That came in handy when she co-facilitated Microsoft’s first ever virtual New Employee Orientation (NEO) session for the first 250 or so employees to start working at Microsoft in the US after the company’s work-from-home order went out.
“The first thing was, we had to learn how to pivot our logistics quickly,” says Heniser, a senior business program manager in CSEO communications. “We had to rethink what the experience we normally had in the room was going to be for our virtual audience.”
She learned a lot right away when she tried presenting, engaging in the meeting chat, and running the slides at the same time during that first virtual NEO session. That proved to be too much and has been split between two people in subsequent sessions.
After the team got through that first session, the biggest challenge was replicating the connections and friendships new employees would have made going through orientation in the same room with their fellow new hires.
“We encourage everyone to chat with each other during our presentations and hold breakout groups where they can get to know each other and ask each other questions,” she says, explaining that their conversations are facilitated by volunteer employees who are also relatively new to the company. “We want to foster a sense of connection with each other and with our company culture that will stay with them when they finish NEO and start their jobs. To do that, we need them to have the same side conversations they would have had if they were there together in the same room.”
Sanders says the team has worked hard to smooth out the process so that it’s straightforward and predictable for hosts like Heniser to welcome new employees. The shift to virtual is helping the team bring in more facilitators.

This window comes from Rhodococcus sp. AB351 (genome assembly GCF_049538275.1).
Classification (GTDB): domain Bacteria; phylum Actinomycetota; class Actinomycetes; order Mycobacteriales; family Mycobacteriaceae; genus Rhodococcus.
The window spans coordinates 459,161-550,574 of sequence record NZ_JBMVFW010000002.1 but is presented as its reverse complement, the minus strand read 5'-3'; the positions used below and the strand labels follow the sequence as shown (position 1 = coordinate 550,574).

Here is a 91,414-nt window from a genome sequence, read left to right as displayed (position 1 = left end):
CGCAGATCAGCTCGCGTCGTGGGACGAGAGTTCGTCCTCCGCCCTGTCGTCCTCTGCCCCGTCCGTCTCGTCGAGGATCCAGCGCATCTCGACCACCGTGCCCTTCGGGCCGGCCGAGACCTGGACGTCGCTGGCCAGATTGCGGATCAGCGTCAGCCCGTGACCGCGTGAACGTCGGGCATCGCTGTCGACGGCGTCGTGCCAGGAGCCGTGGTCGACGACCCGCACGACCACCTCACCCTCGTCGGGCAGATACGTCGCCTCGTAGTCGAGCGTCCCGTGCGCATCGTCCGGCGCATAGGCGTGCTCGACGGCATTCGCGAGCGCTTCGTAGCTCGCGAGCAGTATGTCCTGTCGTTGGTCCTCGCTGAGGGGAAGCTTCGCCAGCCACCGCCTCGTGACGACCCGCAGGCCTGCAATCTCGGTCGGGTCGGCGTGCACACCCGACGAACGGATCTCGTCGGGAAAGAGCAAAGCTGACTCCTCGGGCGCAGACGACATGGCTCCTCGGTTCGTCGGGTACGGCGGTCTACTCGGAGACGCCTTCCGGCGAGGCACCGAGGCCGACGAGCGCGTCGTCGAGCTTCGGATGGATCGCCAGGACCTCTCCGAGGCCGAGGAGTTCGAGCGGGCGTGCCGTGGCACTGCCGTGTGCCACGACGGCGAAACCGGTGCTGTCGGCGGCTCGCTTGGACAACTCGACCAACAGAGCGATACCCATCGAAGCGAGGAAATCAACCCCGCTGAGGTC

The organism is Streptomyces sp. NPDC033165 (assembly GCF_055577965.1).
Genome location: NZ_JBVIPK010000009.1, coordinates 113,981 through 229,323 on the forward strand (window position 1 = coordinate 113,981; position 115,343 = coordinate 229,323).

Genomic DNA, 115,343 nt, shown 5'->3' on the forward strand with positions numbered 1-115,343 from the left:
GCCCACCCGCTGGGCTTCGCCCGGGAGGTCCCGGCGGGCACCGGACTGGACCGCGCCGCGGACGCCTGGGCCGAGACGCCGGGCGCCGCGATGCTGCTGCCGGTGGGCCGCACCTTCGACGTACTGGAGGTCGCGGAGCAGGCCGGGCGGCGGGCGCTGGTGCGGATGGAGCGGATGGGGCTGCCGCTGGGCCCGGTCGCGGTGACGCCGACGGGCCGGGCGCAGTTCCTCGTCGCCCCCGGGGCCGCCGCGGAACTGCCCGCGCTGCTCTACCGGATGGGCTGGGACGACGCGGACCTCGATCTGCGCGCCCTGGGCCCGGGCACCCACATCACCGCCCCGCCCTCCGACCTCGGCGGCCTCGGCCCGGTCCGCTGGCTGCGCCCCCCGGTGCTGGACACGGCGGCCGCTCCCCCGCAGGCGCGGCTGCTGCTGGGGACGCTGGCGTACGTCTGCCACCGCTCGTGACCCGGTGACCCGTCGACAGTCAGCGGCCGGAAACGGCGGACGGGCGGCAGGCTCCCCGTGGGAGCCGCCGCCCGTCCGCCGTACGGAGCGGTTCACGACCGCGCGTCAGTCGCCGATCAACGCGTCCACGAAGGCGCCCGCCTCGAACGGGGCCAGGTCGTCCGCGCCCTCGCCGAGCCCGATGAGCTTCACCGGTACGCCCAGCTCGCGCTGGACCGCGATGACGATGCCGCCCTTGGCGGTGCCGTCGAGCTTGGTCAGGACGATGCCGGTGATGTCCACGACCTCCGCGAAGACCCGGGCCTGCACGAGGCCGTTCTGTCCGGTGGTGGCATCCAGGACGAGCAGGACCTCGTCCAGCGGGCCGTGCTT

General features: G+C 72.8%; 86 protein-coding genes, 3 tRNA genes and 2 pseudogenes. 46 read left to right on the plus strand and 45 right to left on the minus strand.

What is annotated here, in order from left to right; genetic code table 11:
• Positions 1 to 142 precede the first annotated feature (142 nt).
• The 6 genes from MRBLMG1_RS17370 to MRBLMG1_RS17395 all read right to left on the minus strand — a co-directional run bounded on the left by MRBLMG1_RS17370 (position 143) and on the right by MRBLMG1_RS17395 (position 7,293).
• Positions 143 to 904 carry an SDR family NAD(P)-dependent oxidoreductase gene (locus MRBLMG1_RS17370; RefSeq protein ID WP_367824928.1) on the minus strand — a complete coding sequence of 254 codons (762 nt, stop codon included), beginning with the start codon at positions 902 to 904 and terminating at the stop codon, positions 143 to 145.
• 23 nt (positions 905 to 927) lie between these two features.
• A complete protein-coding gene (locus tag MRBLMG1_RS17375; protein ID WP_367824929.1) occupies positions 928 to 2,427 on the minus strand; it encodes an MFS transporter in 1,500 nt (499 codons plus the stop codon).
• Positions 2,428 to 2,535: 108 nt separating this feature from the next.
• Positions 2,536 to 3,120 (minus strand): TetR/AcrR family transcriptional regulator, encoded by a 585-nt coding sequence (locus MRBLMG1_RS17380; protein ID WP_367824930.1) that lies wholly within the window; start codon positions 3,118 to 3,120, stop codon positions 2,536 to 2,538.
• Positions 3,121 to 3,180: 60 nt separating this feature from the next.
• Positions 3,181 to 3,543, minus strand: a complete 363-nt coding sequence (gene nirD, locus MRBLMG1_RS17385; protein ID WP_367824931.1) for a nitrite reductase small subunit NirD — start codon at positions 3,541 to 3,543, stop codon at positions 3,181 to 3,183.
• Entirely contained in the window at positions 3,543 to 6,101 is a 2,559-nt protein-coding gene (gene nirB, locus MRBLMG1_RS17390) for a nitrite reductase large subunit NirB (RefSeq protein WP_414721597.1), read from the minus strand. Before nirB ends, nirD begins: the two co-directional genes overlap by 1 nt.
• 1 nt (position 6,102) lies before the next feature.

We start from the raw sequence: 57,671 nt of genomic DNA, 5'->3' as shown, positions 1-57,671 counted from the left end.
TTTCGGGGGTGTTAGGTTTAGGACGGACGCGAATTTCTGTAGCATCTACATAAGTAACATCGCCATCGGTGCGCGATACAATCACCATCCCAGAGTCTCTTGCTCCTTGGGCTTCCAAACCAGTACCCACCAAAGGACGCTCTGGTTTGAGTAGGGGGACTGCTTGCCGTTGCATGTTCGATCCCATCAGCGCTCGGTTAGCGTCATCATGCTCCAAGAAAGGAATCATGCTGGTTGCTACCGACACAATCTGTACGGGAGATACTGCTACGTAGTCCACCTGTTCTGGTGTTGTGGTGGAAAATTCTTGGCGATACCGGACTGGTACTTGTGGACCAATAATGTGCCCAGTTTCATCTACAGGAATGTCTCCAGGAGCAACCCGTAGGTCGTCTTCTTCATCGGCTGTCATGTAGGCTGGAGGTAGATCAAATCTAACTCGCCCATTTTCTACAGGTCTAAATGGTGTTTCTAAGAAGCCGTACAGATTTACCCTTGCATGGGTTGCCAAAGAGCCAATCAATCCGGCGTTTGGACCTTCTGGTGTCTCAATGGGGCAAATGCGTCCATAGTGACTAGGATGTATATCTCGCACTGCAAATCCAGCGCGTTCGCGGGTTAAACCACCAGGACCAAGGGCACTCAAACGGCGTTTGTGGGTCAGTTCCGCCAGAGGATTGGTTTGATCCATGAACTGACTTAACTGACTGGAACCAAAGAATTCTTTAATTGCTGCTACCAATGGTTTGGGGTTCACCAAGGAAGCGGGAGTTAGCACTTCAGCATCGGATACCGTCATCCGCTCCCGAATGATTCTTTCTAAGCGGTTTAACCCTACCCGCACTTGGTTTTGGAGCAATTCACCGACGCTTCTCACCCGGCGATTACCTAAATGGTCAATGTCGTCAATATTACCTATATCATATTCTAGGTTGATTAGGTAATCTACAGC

“Now we’re able to cast our net wider for facilitators,” she says. “For the first time, it doesn’t matter where you sit in the US—it’s pretty awesome to be able to pull someone in from beyond the Washington state offices.”
The team has learned how to refine its presentation. Guidance on how to sign up for benefits and other actions for new employees is becoming clearer and easier to follow. Little things like recognizing that not everyone will be on the same version of Microsoft Teams have been worked out.
“We let people know ahead of time that their experiences will vary so they don’t get distracted trying to replicate exactly what we’re showing on the screen,” she says. “We have an occasional blip, but everything is running fairly smoothly now.”
The most important thing that the team had to realize is that everything doesn’t need to be perfect—it just needs to be welcoming, informative, and very clear on what the new employees need to do next.
“I’ve been so inspired with how our new hires have come to our virtual calls with so much excitement,” Sanders says. “They have so much desire to connect with us and with each other. They have extended so much grace—I’ve felt a lot of appreciation and gratitude from them.”
Equipping new hires for success
Unboxing your new PC is a big moment for new employees, and at Microsoft, where most employees choose a Microsoft Surface device, the moment is often extra special.
Koch’s new Surface device arrived at her home the week before she started.
“Everything was packed very nicely,” she says. “It included very well-written documentation about setting up the device—it was six pages long and walked me through exactly what I should do.” The instructions included setting up her phone as a second way to authenticate herself on her PC.